The invention provides a secure fixation of electrodes, using only a small depth of the muscle in comprising fixation means formed by two hooks, closeable like jaws; the tips of the hooks are tapered such as to complete themselves to a full cross sectional area like the round parts of the hooks. The clawlike closing of the two hooks may be done by their own resilience, respectively the resilience of their legs and the opening by moving a spreading means, actuating said legs, while the closing force of the hooks may be assisted by a coil spring surrounding the legs of the hooks; or the hooks may open by their own resilience and are closed in pulling their legs in a preferably cylindrical enclosure which may be a compression coil spring, pulling the hooks in closing position and securing them there.

The legs opposite to the hooks are preferably joined together or made in one part. For raising the resilience, the legs opposite to the hooks, including their joining, are weakened, e.g. by grinding, as legs and hooks are made of spring steel.

Actuating means for opening and closing of the hooks may be a guide stylet or a guide catheter.


FIG. 1 is a longitudinal section of an electrode with hooks opening by resilience, actuated by stylet.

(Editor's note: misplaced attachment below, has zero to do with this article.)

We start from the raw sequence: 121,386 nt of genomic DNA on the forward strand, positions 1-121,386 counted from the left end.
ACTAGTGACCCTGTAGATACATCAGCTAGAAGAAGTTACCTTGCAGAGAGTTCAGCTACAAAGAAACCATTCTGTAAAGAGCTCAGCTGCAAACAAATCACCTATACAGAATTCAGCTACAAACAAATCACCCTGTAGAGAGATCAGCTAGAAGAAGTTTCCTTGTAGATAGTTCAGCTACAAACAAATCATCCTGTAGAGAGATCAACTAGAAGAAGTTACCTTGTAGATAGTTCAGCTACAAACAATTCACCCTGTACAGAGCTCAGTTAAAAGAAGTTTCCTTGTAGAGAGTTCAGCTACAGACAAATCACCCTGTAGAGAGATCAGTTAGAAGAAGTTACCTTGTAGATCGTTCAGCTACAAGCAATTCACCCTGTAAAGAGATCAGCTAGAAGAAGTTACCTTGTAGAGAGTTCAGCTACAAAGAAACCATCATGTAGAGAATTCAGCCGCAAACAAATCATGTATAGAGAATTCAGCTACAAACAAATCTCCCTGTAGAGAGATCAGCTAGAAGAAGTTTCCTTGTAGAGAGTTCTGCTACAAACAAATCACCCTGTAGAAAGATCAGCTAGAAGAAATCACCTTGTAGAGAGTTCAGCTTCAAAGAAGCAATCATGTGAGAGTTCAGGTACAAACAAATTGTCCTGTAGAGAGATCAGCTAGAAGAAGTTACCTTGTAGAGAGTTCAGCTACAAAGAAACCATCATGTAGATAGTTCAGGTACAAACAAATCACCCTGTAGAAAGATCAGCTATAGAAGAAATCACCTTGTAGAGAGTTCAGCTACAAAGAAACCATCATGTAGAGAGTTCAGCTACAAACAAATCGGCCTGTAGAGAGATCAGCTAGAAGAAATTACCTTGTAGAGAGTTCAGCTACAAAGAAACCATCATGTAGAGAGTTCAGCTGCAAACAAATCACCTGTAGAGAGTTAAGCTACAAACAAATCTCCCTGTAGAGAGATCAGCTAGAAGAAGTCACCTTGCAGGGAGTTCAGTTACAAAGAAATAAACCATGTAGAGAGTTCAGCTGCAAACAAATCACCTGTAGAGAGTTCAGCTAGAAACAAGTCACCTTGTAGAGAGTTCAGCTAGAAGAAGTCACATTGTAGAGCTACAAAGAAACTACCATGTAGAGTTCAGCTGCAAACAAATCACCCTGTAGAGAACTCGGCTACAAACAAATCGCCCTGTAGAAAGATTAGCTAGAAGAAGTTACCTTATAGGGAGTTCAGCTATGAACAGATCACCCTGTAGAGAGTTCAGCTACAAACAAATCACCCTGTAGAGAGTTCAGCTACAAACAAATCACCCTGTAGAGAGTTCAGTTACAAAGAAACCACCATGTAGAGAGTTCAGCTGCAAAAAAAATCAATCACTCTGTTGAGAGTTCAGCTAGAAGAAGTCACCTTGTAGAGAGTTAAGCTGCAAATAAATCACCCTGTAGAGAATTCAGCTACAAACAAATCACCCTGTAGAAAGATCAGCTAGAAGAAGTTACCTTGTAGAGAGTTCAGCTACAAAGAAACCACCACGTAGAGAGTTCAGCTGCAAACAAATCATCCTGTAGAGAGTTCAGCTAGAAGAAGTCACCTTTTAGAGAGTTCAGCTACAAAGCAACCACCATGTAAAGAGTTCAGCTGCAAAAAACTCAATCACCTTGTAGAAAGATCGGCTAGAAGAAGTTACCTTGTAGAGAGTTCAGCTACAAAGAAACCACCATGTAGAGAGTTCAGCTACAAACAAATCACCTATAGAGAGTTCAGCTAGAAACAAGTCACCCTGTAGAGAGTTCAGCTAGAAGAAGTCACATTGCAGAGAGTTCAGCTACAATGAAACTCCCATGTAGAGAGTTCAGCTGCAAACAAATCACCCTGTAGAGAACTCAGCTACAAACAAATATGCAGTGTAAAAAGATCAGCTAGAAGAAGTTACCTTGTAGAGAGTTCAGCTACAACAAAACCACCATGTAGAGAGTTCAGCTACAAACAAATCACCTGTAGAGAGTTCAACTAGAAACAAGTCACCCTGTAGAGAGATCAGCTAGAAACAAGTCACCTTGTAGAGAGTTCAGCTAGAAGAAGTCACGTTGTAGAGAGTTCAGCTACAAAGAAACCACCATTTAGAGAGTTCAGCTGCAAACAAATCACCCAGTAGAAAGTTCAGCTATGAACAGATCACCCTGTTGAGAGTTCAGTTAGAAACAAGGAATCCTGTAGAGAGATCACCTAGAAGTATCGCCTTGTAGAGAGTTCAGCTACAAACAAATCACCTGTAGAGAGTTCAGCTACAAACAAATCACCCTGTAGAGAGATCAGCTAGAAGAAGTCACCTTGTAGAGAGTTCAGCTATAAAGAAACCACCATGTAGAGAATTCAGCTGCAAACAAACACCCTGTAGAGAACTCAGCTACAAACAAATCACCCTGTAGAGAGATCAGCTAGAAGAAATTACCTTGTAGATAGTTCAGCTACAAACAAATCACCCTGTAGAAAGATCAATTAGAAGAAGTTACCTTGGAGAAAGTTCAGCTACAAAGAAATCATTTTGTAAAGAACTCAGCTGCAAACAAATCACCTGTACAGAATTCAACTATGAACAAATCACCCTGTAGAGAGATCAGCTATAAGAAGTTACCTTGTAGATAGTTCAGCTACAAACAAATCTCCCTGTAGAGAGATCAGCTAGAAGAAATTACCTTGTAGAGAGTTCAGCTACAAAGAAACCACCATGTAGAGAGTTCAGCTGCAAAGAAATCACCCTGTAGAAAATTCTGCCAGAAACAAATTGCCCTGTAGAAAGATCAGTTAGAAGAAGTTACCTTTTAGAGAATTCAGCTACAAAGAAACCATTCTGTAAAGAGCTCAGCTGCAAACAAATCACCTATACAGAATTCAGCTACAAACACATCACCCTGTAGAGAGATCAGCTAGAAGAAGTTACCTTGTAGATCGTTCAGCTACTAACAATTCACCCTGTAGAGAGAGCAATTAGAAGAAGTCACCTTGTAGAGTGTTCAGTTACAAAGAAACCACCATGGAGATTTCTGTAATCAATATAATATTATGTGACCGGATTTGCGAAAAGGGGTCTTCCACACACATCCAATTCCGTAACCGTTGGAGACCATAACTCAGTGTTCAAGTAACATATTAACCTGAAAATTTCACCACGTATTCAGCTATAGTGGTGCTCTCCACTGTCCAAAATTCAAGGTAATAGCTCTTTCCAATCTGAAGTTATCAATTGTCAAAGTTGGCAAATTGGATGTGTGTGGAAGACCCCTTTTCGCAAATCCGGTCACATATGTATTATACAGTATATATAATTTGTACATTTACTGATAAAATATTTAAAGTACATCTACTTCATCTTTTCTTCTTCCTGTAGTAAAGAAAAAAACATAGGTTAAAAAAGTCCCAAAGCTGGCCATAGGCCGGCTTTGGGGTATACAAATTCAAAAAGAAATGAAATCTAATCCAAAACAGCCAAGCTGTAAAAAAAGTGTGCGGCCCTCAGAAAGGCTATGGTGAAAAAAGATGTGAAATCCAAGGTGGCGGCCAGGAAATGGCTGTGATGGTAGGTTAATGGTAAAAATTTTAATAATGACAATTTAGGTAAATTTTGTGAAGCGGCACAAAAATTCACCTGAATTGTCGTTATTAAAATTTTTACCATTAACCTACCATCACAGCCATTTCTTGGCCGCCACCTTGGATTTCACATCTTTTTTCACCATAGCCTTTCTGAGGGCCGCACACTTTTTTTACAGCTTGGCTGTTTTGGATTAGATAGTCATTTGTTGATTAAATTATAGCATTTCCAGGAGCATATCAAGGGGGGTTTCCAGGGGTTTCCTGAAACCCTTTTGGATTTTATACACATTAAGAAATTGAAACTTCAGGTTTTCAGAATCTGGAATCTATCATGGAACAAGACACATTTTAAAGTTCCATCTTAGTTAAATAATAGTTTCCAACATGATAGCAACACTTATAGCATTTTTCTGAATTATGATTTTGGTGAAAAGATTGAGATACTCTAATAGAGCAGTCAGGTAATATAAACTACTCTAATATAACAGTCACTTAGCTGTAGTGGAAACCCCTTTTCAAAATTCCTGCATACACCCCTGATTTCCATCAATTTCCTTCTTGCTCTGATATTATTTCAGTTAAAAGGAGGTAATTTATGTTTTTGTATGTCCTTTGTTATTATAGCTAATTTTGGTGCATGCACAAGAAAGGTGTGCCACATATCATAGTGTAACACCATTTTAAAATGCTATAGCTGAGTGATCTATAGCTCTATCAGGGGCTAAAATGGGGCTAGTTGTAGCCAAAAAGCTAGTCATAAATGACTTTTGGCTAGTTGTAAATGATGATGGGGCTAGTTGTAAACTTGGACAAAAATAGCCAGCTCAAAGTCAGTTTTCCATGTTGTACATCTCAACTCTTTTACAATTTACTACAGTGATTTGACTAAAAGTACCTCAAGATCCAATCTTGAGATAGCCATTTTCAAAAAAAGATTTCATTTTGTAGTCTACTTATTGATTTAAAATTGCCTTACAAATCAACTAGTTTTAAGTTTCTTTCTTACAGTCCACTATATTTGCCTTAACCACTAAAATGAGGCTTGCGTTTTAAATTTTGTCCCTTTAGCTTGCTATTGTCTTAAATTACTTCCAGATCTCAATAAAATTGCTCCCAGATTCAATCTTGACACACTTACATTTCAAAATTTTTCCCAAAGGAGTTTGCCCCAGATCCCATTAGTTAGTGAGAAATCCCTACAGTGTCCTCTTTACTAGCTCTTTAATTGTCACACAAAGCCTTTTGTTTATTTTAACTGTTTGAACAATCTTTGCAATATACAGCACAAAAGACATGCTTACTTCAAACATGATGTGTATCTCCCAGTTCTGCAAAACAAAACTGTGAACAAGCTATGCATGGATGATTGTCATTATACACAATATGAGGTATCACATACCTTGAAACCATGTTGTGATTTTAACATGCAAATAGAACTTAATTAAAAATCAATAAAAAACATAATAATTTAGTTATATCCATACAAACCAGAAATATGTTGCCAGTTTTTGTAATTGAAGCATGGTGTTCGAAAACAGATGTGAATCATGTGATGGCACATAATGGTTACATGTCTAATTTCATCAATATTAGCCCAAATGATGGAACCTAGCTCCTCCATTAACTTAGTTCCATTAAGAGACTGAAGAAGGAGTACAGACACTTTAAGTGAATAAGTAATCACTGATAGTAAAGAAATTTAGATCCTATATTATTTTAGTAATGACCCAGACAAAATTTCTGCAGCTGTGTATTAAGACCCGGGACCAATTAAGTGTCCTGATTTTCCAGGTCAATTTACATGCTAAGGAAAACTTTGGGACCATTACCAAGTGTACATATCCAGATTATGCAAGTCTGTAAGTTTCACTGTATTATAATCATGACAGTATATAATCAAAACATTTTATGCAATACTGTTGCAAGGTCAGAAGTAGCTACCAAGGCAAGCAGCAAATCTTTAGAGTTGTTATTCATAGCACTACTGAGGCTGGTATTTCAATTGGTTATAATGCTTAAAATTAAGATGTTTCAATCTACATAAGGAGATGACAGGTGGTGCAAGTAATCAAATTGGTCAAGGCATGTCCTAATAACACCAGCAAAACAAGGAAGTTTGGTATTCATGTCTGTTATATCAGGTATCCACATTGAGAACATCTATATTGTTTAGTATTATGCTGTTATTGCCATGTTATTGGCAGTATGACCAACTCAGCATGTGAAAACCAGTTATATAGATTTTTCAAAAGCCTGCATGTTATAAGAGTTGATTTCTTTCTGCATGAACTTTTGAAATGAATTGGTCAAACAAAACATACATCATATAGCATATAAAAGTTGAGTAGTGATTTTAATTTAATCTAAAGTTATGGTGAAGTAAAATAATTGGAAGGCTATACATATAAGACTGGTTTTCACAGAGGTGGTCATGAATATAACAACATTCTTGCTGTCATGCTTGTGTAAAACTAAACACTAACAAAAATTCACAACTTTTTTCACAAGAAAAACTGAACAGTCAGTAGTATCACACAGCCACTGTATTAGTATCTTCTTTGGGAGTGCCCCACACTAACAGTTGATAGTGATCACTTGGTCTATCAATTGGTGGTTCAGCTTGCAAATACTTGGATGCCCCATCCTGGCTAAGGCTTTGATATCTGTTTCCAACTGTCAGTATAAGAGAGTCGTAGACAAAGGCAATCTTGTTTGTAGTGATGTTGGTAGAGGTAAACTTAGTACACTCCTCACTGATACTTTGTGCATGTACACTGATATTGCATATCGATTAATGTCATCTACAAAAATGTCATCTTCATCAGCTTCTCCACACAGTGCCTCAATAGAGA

FIG. 2 shows a longitudinal section of an electrode with hooks closing by resilience, actuated by guide catheter.

FIG. 3 is a half longitudinal section of an electrode with hooks closing by resilience.

FIG. 4 is also an electrode but with hooks opening by resilience.

FIG. 5 shows another embodiment with hooks opening by resilience.


In the electrode of FIG. 1 the two joined legs 3 of the half-circle shaped hooks 4 inclusive the surrounding coil spring 5 are inserted in the coiledcable 2, insulated with the hose 1. The winding sense of the coil spring 5 is opposite to the winding sense of the coiled cable; the stop wound rear of the coil spring 5 serves as stylet funnel. Stop wound means wound so that the windings touch each other. Stop wound is used e.g. in Rocky Mountains dental catalog. As the front end 6 is fastened, e.g. by tucking in of the first winding of the coiled cable 2 and the rear end of the legs7 fastened preferably by adhesive to the coil spring 5, the latter tends topull the legs 3 of the hooks 4 into the tip of the electrode, thus closing the hooks 4 clawlike.